Published June 2, 2014
Within moments of clearing security at the prison gate, I felt the apprehension about my first ever jail visit disappear.
On the evening of May 6, Georgia Bulletin photographer Michael Alexander and I received permission to accompany a group of prison ministry volunteers to witness confirmations and baptisms of several inmates at Lee Arrendale State Prison for female felons.
Father Thad Rudd, who volunteers with St. Joseph Cafasso Prison Ministries, was pointing out that the main prison building was originally a tuberculosis hospital constructed in 1926. Walking up the sidewalk, we ran into Grace. Grace, a docile dog, was being walked on leash by one of the correctional officers.
Father Rudd asked the officer to tell me about Grace, a “prison mascot” of sorts. The prison’s Forever Friends K9 Rescue Program finds homes for pets set to be euthanized. Sometimes staff members adopt the dogs, and sometimes the families of inmates take them. The inmates train the dogs to be adoptable. “The dogs stay in the rooms with the inmate,” said the officer. “We also have a seeing eye dog.” Later in the evening, I was to meet Hope, a black lab mix puppy who came with inmate Donna Porter to Mass.
In addition to dog training, certain inmates participate in the firefighting training program, which provides them with job skills and also helps the surrounding rural communities in need of firefighters. They put out fires and respond to emergencies while still serving sentences.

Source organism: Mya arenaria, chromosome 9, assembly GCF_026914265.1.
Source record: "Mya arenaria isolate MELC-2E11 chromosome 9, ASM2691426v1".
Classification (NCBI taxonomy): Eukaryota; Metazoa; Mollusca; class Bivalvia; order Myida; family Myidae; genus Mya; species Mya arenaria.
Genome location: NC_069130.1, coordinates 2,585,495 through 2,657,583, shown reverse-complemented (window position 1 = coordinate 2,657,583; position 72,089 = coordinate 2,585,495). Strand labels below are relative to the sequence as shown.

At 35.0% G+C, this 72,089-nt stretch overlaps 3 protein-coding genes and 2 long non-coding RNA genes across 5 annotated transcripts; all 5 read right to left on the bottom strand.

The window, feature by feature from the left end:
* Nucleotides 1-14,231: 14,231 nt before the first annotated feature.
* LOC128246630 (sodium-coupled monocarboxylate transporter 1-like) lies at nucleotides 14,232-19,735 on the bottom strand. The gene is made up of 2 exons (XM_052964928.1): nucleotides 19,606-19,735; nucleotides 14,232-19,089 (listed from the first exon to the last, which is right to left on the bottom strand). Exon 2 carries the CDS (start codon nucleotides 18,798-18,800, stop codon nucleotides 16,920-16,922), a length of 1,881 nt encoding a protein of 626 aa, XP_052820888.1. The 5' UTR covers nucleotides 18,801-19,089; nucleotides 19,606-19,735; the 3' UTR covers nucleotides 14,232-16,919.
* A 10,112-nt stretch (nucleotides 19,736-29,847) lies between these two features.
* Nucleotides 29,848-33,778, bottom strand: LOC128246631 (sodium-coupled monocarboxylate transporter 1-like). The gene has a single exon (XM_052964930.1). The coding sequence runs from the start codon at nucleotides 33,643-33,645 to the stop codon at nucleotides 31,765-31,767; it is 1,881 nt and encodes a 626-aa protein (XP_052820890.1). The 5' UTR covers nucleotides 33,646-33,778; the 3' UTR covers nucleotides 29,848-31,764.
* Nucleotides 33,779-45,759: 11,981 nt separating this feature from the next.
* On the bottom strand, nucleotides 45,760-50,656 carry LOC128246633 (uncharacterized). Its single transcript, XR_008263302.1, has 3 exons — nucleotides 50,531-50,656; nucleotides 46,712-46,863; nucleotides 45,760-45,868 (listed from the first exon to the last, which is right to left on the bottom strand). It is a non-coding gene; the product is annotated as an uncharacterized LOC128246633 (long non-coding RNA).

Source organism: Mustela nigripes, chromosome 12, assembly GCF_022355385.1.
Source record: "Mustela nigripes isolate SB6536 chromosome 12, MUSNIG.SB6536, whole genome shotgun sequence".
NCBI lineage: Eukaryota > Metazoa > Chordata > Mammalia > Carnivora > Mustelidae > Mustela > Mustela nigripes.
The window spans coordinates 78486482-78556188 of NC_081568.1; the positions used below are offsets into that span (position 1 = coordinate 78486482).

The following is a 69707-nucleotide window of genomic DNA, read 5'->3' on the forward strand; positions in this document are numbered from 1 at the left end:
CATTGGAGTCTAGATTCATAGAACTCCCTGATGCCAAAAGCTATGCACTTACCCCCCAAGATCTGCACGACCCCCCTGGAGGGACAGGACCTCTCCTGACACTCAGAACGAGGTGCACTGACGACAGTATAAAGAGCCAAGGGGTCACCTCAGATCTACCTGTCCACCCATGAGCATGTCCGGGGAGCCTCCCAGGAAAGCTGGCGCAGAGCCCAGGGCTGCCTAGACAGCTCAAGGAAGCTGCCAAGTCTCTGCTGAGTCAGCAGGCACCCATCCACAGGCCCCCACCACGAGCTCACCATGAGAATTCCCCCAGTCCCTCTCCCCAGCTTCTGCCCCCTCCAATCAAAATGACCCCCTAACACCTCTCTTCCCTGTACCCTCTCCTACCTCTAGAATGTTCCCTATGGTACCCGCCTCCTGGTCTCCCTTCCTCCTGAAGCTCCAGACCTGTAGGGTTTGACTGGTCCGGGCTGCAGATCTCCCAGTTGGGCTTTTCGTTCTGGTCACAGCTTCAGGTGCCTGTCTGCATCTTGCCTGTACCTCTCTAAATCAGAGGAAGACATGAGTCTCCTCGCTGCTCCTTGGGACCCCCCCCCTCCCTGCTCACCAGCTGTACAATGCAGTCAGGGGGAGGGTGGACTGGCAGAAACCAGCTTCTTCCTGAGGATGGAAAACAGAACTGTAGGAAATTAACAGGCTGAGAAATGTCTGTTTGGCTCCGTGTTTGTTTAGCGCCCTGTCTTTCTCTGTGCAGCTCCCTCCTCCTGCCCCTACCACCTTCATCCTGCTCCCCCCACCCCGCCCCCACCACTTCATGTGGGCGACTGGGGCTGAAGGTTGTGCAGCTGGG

Paul Caruso, founder of St. Joseph Cafasso Prison Ministries, has been visiting the imprisoned for nearly 30 years. Caruso said there is one Catholic inmate who is teaching sign language to staff. Another, inmate Alejandra de la Maria, sentenced more than 20 years ago at the age of 17, has written two books in Spanish for children while there.
Many of them, said Caruso, have got “good hearts” despite having made big mistakes.
Following the Mass, in which five were welcomed into the Catholic Church, the women prayed the “Anima Christi,” a prayer after Communion, and the Marian prayer, the “Memorare,” for women serving time and the staff. Each inmate with whom I spoke thanked us for coming that evening. Visitors other than Caruso and his team are few and far between.
I discovered many things while visiting Lee Arrendale, perhaps the most surprising is that grace and hope can live inside prison walls.
Read more about the recent prison confirmations and baptisms, and the St. Joseph Cafasso Prison Ministries, in the May 29 edition of The Georgia Bulletin.